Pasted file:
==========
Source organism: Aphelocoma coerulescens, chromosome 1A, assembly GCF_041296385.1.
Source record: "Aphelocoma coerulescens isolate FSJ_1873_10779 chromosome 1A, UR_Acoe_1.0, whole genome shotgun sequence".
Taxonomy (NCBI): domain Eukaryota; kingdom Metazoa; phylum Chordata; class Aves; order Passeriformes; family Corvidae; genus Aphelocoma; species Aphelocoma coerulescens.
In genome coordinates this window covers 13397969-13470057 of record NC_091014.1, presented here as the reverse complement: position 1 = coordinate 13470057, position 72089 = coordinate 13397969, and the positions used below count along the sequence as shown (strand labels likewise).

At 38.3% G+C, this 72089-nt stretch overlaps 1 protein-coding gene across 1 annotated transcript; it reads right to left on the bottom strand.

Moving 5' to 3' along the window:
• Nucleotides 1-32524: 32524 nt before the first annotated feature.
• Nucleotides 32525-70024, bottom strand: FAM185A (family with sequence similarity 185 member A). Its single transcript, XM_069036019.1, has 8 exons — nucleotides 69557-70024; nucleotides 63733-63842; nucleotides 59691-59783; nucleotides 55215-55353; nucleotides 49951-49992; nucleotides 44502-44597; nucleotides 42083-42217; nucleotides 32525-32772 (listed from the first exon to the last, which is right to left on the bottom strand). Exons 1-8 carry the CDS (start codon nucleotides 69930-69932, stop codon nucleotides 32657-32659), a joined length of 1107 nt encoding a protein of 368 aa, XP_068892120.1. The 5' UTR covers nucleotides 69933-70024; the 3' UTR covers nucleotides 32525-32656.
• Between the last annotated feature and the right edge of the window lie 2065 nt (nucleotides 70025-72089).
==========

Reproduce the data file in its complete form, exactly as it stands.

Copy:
Source organism: Aphelocoma coerulescens, chromosome 1A, assembly GCF_041296385.1.
Source record: "Aphelocoma coerulescens isolate FSJ_1873_10779 chromosome 1A, UR_Acoe_1.0, whole genome shotgun sequence".
Taxonomy (NCBI): domain Eukaryota; kingdom Metazoa; phylum Chordata; class Aves; order Passeriformes; family Corvidae; genus Aphelocoma; species Aphelocoma coerulescens.
In genome coordinates this window covers 13397969-13470057 of record NC_091014.1, presented here as the reverse complement: position 1 = coordinate 13470057, position 72089 = coordinate 13397969, and the positions used below count along the sequence as shown (strand labels likewise).

At 38.3% G+C, this 72089-nt stretch overlaps 1 protein-coding gene across 1 annotated transcript; it reads right to left on the bottom strand.

Moving 5' to 3' along the window:
• Nucleotides 1-32524: 32524 nt before the first annotated feature.
• Nucleotides 32525-70024, bottom strand: FAM185A (family with sequence similarity 185 member A). Its single transcript, XM_069036019.1, has 8 exons — nucleotides 69557-70024; nucleotides 63733-63842; nucleotides 59691-59783; nucleotides 55215-55353; nucleotides 49951-49992; nucleotides 44502-44597; nucleotides 42083-42217; nucleotides 32525-32772 (listed from the first exon to the last, which is right to left on the bottom strand). Exons 1-8 carry the CDS (start codon nucleotides 69930-69932, stop codon nucleotides 32657-32659), a joined length of 1107 nt encoding a protein of 368 aa, XP_068892120.1. The 5' UTR covers nucleotides 69933-70024; the 3' UTR covers nucleotides 32525-32656.
• Between the last annotated feature and the right edge of the window lie 2065 nt (nucleotides 70025-72089).